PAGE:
According to a study, the best way to predict if a child will become fat or not is to simply look at the parents. The study is the first of its kind to document the influence of parents’ sizes on their children at very early ages.
It followed 854 boys and girls born in the late 1960’s through young adulthood. Other findings included that among kids under the age of 10, having an overweight parent can also roughly doubled the child’s risk of becoming a heavy adult, even if the youngster was normal in size.
”We were surprised to see how powerful this association is in early childhood,” said Dr. William H. Dietz of the New England Medical Center in Boston, a co-author of the study. ”It is much more powerful than the weight of the child.”
Many other studies have shown that overweight children are likely to grow up to be fat adults. But the new study tries to determine the influence of the child’s own weight and that of the parents.
It found that in early years, the child’s own weight is far less important than the parents’ in foreshadowing weight problems. But as adolescence approaches, the youngster’s weight becomes the overwhelmingly important factor.
Obesity runs in families both because children inherit a genetic tendency to be fat and because families share eating and exercise habits that make them put on weight. The study suggests that genes probably start to exert their influence early in life, while individual behavior plays a bigger role as youngsters get older.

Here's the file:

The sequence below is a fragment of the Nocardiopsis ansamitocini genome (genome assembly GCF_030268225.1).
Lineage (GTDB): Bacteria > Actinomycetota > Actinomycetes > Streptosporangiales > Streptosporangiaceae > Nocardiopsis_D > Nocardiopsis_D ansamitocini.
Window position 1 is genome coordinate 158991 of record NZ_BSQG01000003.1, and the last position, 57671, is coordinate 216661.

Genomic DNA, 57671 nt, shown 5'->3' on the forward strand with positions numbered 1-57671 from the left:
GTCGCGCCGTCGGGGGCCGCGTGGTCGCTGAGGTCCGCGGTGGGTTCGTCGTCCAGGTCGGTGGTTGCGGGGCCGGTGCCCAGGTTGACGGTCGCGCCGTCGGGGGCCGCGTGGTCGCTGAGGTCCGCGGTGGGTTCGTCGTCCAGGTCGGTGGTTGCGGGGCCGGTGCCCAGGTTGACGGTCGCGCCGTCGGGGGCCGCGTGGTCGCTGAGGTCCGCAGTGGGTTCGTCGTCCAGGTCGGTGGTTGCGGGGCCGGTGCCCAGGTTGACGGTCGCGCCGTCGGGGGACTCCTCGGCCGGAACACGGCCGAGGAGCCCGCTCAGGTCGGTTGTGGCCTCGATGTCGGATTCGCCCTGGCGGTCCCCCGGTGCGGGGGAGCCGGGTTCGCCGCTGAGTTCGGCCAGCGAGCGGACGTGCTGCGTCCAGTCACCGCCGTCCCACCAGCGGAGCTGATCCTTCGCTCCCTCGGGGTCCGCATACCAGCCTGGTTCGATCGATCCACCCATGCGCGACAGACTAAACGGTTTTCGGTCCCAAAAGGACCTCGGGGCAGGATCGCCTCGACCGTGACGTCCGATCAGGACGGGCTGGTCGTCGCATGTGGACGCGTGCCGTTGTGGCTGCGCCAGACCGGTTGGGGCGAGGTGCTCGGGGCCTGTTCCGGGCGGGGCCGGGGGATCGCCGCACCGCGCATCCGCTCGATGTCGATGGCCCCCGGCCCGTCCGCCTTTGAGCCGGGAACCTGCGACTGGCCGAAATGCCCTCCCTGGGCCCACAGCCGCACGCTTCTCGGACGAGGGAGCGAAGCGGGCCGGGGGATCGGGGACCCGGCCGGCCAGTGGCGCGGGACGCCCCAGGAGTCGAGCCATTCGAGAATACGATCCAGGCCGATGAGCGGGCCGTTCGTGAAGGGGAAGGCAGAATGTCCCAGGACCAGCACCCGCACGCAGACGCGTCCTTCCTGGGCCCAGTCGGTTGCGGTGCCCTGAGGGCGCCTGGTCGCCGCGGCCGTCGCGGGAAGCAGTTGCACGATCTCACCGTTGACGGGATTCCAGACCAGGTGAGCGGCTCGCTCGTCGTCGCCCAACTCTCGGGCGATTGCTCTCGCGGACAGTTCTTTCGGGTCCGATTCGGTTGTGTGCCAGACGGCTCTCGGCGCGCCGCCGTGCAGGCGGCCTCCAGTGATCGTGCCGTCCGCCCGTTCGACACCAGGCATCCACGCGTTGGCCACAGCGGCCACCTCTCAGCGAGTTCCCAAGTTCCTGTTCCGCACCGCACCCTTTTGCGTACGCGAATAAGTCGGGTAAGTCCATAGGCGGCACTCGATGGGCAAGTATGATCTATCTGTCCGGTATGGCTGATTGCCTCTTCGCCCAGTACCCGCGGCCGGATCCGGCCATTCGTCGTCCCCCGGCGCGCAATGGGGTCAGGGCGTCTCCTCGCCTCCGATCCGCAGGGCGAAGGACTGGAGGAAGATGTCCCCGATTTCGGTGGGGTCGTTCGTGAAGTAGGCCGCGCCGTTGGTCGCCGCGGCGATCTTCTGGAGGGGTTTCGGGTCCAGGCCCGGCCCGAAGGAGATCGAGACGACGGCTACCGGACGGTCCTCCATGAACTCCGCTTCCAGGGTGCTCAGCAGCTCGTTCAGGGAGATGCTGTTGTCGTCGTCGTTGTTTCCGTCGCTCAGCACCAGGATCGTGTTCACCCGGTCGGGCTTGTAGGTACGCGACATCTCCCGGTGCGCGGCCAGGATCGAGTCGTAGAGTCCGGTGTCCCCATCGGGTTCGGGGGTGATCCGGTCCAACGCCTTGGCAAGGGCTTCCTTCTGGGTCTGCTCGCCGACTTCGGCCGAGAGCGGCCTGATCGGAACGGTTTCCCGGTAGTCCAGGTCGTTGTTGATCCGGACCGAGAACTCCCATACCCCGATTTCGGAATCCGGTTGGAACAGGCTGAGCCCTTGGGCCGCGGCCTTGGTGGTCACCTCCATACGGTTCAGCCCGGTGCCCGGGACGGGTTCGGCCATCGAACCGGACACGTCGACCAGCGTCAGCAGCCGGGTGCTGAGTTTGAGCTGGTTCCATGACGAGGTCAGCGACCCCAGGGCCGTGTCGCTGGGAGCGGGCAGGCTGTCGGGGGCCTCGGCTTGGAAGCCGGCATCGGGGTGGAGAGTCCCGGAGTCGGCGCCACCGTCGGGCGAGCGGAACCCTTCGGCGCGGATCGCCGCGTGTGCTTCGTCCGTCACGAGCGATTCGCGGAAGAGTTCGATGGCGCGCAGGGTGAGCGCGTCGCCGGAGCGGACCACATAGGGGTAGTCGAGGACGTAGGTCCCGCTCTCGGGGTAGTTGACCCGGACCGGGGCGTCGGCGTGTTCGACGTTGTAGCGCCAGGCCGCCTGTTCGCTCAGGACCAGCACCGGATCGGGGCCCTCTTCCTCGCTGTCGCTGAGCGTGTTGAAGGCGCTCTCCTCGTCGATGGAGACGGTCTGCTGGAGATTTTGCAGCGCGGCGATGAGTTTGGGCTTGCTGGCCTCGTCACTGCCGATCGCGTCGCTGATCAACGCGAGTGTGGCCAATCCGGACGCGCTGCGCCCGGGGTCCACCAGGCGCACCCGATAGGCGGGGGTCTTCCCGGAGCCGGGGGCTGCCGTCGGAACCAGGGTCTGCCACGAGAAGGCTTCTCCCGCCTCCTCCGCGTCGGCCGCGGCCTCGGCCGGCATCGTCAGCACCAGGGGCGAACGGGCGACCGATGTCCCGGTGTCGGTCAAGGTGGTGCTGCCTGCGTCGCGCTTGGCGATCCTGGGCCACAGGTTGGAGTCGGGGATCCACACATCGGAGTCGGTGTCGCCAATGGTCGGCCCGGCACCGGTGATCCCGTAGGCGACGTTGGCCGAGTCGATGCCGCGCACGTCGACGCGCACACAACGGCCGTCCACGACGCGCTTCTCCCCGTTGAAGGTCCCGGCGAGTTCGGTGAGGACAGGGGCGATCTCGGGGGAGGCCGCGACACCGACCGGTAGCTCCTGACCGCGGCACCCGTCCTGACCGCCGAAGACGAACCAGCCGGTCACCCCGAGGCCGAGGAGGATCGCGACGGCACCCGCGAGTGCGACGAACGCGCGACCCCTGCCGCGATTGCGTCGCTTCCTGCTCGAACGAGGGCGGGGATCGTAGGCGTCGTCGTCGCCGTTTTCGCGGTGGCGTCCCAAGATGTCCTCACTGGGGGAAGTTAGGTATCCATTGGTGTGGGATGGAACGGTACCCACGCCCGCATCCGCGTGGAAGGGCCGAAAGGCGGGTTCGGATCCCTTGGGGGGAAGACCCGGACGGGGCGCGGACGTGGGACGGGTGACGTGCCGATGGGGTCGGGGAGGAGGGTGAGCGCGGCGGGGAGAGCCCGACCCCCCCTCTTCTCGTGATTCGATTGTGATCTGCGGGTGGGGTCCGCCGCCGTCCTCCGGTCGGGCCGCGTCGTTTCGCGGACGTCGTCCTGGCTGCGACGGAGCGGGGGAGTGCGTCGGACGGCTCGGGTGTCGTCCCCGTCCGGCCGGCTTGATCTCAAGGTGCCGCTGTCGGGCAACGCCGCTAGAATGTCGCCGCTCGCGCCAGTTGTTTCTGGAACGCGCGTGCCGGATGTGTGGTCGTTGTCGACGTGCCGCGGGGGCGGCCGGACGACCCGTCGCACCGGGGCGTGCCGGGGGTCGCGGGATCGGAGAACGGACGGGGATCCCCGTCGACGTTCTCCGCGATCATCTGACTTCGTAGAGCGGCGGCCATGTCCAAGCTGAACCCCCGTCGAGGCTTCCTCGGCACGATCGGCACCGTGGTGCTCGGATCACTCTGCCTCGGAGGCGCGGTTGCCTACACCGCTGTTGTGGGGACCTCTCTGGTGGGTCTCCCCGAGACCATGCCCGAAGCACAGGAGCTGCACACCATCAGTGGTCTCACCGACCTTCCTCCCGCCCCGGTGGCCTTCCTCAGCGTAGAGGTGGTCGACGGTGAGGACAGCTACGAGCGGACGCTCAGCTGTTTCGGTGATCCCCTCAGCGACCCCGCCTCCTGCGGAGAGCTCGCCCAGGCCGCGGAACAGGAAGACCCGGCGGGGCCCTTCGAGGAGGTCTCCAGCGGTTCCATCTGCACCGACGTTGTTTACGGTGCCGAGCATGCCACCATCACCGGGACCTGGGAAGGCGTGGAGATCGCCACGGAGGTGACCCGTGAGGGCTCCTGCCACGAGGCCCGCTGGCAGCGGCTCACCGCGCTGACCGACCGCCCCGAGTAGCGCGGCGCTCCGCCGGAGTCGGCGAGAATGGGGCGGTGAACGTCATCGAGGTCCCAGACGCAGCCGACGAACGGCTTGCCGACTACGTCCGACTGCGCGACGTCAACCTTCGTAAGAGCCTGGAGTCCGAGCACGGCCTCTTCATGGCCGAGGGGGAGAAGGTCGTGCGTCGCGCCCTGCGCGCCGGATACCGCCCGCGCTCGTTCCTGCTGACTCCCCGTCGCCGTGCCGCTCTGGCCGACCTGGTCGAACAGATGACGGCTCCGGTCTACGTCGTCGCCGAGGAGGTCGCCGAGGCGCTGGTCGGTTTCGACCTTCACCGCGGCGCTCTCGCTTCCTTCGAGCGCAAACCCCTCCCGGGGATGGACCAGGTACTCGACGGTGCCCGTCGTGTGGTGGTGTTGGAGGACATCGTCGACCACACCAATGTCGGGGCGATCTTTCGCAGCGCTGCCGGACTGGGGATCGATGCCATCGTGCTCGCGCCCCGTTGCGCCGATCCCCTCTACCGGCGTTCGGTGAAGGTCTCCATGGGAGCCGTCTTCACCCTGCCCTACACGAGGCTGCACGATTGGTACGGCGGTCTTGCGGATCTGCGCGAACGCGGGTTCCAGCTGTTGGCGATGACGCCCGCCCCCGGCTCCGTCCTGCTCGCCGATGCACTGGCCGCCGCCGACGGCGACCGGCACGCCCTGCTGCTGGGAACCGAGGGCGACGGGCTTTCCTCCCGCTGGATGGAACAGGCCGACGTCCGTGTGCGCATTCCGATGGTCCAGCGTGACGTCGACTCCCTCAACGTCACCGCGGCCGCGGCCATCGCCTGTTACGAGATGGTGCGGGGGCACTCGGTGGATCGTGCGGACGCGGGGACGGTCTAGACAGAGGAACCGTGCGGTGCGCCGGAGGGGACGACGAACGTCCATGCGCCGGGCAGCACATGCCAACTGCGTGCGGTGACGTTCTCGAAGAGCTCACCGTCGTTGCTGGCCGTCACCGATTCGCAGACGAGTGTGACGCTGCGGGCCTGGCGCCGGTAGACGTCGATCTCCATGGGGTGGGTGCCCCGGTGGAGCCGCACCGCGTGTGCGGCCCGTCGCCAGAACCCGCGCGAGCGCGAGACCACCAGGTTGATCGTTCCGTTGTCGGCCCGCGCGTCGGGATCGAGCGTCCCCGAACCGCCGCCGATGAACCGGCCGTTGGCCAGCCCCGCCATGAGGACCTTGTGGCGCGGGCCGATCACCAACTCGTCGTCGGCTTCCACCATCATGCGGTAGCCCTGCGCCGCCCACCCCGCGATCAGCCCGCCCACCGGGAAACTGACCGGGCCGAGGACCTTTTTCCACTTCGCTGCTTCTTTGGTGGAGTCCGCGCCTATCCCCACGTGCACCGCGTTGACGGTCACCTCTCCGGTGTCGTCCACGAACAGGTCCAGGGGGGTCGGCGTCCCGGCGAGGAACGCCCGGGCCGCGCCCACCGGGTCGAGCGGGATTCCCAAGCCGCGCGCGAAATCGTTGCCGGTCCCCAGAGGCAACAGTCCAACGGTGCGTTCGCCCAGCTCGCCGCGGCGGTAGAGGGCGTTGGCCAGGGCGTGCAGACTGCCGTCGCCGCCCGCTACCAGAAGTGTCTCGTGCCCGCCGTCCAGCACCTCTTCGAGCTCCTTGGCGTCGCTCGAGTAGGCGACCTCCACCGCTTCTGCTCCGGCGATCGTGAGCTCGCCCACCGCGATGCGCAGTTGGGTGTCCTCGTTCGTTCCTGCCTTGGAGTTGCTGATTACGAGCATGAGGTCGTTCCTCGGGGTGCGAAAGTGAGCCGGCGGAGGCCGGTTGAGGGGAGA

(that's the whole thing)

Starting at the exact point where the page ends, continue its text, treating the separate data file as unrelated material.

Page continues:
The study provides one item of reassuring news for parents concerned that their roly-poly baby will grow up to be overweight.
”Normal-weight parents don’t have to worry about their heavy toddler growing up to be an obese adult,” said Dr. Robert C. Whitaker of Children’s Hospital Medical Center in Cincinnati, a co-author of the study.
The research found that at age 1 or 2, an overweight baby had only an 8 percent chance of growing up to be a fat adult if the child had normal-size parents. But if one of the parents was also obese, the risk grew to 40 percent.
By age 3 to 5, both the weight of the child and the parents showed their influence. At that age, an overweight child had a 24 percent chance of growing up to be fat, even if both parents were thin. This is the same risk as that of a normal-size child with an overweight parent.
The importance of overweight parents diminishes through the years. By the time a child is 10 to 14 years old, the child’s own weight appears to be the major determinant of later obesity.
If a child at this age is not overweight but has a heavy parent, there is only a 15 percent chance he or she will grow up to be obese. But when these children are overweight, the outlook is much different, regardless of their parents’ size. Even with normal-size parents, the risk of adult obesity is 64 percent, and with an overweight parent it increases to 79 percent.
The researchers said that while thin parents should not worry about their toddlers’ weight, overweight parents should probably try to do something if their youngsters look heavy. ”It doesn’t mean putting the kid on a diet,” Dr. Whitaker said. ”They should just do their very best to model the kind of diet and activity habits they’d like their children to grow up with.”
SOURCE: New England Medical Center, nytimes
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